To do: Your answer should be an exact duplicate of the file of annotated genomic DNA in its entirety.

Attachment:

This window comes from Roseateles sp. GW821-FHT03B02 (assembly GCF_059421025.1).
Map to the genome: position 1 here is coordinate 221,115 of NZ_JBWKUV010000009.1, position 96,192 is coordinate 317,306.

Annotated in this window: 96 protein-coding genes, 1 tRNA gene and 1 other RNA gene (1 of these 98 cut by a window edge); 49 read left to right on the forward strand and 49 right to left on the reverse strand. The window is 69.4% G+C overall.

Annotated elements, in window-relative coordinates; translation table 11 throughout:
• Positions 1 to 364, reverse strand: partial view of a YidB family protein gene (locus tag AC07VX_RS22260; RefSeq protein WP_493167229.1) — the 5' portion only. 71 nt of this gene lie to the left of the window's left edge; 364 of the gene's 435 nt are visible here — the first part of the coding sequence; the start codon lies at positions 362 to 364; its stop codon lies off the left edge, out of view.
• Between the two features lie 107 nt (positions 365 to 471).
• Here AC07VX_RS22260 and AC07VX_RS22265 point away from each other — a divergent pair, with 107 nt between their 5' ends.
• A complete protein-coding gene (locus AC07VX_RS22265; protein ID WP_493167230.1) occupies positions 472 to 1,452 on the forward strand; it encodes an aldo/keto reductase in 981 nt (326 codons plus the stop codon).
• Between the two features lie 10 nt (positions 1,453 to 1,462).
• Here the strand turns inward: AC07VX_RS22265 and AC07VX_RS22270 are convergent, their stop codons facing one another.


This window comes from Roseateles sp. GW821-FHT03B02 (assembly GCF_059421025.1).
Map to the genome: position 1 here is coordinate 221,115 of NZ_JBWKUV010000009.1, position 96,192 is coordinate 317,306.

Annotated in this window: 96 protein-coding genes, 1 tRNA gene and 1 other RNA gene (1 of these 98 cut by a window edge); 49 read left to right on the forward strand and 49 right to left on the reverse strand. The window is 69.4% G+C overall.

Annotated elements, in window-relative coordinates; translation table 11 throughout:
• Positions 1 to 364, reverse strand: partial view of a YidB family protein gene (locus tag AC07VX_RS22260; RefSeq protein WP_493167229.1) — the 5' portion only. 71 nt of this gene lie to the left of the window's left edge; 364 of the gene's 435 nt are visible here — the first part of the coding sequence; the start codon lies at positions 362 to 364; its stop codon lies off the left edge, out of view.
• Between the two features lie 107 nt (positions 365 to 471).
• Here AC07VX_RS22260 and AC07VX_RS22265 point away from each other — a divergent pair, with 107 nt between their 5' ends.
• A complete protein-coding gene (locus AC07VX_RS22265; protein ID WP_493167230.1) occupies positions 472 to 1,452 on the forward strand; it encodes an aldo/keto reductase in 981 nt (326 codons plus the stop codon).
• Between the two features lie 10 nt (positions 1,453 to 1,462).
• Here the strand turns inward: AC07VX_RS22265 and AC07VX_RS22270 are convergent, their stop codons facing one another.